By Steven McGinty
After two months of consultation and the input of more than 60 councils, the final Local Government Digital Service Standard was published in April.
The standard, introduced by practitioner network LocalGov Digital, aims to provide a ‘common approach for local authorities to deliver good quality, user centred, and value for money digital services’.
According to Phil Rumens, Vice Chair of LocalGov Digital, the new standard provides a “big step forward” for local government digital services. He also highlights that it not only helps create better services, but enables this in a more joined up way.
In total, there are fifteen standards, including:
- Understand user needs. Research to develop deep knowledge of who the service users are and what that means for the design of the service.
- Ensure a suitably skilled, sustainable multidisciplinary team, led by a senior service manager with decision-making responsibility, can design, build and improve the service.
- Create a service using the agile, iterative and user-centred methods set out in the Government Service Design Manual.
Differences from the Digital by Default Service Standard
Many will have welcomed the collaboration between LocalGov Digital and the Government Digital Service (GDS), the body responsible for digital transformation in central government. During the consultation stage, the GDS hosted a workshop with participants from over 30 local councils.
The Local Government Digital Service Standard is also heavily based on the GDS Digital by Default Service Standard, with only a few notable differences. For instance, in the local government standard, accountability for digital services lies with the appropriate council member or a senior manager responsible for the service, rather than a government minister (which is the case with the GDS standard). The local government standard also includes an additional requirement to re-use existing authoritative data and registers and to make data openly available.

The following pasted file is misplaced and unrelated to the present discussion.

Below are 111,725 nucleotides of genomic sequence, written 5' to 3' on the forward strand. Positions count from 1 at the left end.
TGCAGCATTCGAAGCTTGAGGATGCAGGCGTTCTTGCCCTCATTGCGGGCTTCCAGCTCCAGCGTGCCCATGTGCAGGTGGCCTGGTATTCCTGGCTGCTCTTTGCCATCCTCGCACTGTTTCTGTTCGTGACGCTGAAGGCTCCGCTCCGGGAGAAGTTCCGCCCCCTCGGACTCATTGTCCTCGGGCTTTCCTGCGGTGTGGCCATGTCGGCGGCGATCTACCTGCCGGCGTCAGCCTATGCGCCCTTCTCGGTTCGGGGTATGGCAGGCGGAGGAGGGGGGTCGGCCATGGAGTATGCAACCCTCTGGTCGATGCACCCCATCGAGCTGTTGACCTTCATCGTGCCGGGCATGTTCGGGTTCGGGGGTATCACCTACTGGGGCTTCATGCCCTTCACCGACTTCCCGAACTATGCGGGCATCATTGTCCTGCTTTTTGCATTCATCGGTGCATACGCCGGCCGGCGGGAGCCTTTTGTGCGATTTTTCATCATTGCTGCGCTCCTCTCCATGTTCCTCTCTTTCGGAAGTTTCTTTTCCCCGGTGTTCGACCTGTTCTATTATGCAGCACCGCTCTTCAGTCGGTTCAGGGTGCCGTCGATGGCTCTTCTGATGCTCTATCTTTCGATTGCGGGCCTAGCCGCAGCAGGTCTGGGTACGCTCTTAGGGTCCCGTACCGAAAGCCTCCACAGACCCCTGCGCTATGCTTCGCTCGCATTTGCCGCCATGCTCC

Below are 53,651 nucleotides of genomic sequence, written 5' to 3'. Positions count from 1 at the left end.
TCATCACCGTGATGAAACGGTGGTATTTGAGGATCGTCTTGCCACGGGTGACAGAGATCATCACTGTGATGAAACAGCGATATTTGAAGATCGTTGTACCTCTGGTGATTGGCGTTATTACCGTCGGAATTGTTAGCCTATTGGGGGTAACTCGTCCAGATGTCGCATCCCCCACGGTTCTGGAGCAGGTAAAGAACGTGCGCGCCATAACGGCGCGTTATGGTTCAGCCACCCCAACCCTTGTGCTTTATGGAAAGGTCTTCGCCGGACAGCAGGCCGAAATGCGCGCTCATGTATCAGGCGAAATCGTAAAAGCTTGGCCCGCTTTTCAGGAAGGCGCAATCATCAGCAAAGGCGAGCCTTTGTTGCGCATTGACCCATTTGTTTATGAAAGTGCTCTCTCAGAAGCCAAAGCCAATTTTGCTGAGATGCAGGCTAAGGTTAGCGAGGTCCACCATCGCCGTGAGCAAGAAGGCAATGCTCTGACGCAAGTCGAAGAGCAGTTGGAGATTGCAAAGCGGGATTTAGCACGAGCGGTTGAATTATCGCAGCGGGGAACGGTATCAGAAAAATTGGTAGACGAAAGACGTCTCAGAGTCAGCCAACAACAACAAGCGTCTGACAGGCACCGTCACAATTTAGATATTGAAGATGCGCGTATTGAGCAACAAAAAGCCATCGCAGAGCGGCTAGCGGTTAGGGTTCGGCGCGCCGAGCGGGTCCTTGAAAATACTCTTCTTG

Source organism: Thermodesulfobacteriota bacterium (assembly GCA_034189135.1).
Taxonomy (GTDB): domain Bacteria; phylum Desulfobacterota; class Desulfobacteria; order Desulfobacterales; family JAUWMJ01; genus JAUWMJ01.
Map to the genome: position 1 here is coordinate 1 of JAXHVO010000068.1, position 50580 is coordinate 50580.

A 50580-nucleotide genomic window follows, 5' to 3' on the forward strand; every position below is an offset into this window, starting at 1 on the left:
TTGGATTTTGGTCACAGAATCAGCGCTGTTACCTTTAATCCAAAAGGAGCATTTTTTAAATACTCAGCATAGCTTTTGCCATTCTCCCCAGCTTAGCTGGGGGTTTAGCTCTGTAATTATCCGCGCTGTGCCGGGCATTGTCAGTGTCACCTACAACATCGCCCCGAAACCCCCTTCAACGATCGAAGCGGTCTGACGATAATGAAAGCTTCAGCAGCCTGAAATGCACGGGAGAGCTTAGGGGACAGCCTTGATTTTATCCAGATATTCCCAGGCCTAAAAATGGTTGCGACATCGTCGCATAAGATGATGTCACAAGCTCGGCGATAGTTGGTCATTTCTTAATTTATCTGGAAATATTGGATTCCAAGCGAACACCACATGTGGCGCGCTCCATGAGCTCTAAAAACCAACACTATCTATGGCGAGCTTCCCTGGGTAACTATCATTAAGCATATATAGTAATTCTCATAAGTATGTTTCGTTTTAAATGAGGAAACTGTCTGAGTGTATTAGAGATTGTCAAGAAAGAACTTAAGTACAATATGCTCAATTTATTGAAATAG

Will local councils adopt the new standards?
Local government is under no legal obligation to implement the Local Government Digital Service Standards. Gill Hitchcock, reporter at Public Technology.net, suggests that, although the standards look like a great initiative, they may lack the teeth to have any real impact.
Interestingly, in a recent interview, Phil Rumens appears to agree with this sentiment, highlighting that LocalGov Digital need to make the case for the new standards. He explains that regional peer networks will be created to allow councils to share their experiences of implementing standards and to promote their value to digital leaders. In September, a ‘standards summit’ will be held, bringing together local councils who have adopted the standards and the GDS.
TechUK, the industry body for the technology sector, has voiced support for the underlying principles of the new Local Government Digital Service Standard, and said it’s been encouraged by the involvement of GDS in the initiative.